WHS to put in the midst of new outreach program

The Washington Health System Teen Outreach program has launched a new support group called “Road to Mental Health Education.”

“I started the outreach program in 1988,” Director of Teen Outreach, Dr. Mary Podgurski said. “I started working with young individuals in the 70’s, so we have a lot of history of teen programming.”

According to the Centers for Disease Control and Prevention [CDC], in 2022, 49,449 Americans died by suicide. 

Waynesburg University IT Helpdesk Analyst, Allen Miller spoke on a personal level of the importance of having a program like this in place.

“It brings you together with others who understand and know how and what you feel,” Miller said. “One of the worst things about this experience was that feeling of isolation, being alone and no one being able to understand.”

Miller himself is a suicide attempt survivor, and in Sept. of 2020, he lost his 18-year-old son Nyjel to suicide.

“When I was in college I attempted and failed,” Miller said. “When I lost Nyjel I felt like I failed my son in every way possible. I felt so much remorse because I had failed him as a father, and I felt I no longer belonged.”

This new program by Washington Health System Teen Outreach will feature a five-pronged approach to educate and raise awareness on teen mental health and prevent youth suicides.

“I wasn’t looking to start a new program,” Podgurski said. “The community has had a number of suicides in the last couple of years, and so I felt it was important to do something.”

The first part of the program features a parent group, it is a private group that Podgurski posts about three articles a week for people to read.

“We have close to 400 people in the group right now,” Podgurski said. “We started March 1, so that is quite good.”

The second prong is professional in-services provided for families, parents and staff.

“The last one I did was a week or two ago at McGuffey [high school],” Podgurski said. “An evening on bullying and suicide prevention.”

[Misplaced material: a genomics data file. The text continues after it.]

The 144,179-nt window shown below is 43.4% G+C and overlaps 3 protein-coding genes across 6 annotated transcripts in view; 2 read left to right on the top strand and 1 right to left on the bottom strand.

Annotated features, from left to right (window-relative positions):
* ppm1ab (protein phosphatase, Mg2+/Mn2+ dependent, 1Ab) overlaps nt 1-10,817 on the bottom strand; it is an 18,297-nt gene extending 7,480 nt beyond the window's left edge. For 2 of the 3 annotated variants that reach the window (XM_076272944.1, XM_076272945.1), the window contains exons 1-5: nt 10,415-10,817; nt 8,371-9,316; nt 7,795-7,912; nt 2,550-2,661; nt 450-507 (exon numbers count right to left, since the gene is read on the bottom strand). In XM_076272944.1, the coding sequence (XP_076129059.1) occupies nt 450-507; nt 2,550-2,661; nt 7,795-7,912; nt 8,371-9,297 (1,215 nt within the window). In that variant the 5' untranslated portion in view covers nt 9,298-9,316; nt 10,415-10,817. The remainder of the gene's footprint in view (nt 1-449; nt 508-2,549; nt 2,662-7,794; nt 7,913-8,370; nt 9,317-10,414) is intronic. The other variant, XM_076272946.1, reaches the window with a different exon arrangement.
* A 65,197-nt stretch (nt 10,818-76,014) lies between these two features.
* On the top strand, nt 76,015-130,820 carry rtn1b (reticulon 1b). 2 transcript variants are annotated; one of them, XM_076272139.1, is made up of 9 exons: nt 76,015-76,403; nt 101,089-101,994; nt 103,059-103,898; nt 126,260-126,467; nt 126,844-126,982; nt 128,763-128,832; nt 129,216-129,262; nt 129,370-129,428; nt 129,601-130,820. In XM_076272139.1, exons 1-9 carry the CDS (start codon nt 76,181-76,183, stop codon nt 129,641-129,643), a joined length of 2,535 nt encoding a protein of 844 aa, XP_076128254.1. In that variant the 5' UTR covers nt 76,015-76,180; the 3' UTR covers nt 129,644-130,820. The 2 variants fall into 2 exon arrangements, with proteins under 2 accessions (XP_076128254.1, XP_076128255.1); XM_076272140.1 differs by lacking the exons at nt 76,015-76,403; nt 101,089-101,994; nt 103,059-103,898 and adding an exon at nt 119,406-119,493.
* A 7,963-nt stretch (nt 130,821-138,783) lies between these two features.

The third prong offered for this program is the teen mental advocacy group. Consisting of 20 young people, they all give advice on what teens need.

The fourth part is currently in progress as Podgurski trains her entire staff on suicide prevention. 

“We can be more aware of it in schools and when we work in schools,” Podgurski said.

The fifth and final part of the program is the addition of a team grief and loss discussion group.

“I think this is probably the best one,” Podgurski said. “It was very powerful that young people can come and comfort each other and be supportive of each other.”

Miller gave his perspective as a non-mental health professional and the message he has given to athletes on Waynesburg University’s campus.

“You Matter,” Miller said. “For everyone that I talk to, there is someone in their life that loves them as much as I loved my son.”

Podgurski has been in the mental health industry for over 50 years, and she wants to ensure that people know this program is a safe environment to share their stories of loss.

“People can always reach out to me individually, I’ve never had a problem with that,” Podgurski said. “I made a commitment to all young people no matter who they are.”

If anyone is dealing with loss, Dr. Mary Jo Podgurski can be reached at 412-877-4906, or by email at podmj@healthyteens.com
“There may be a time you feel your life may not be important to you, please hold on because your life is important to someone else,” Miller said. “Find help and make it through because you matter, no matter what.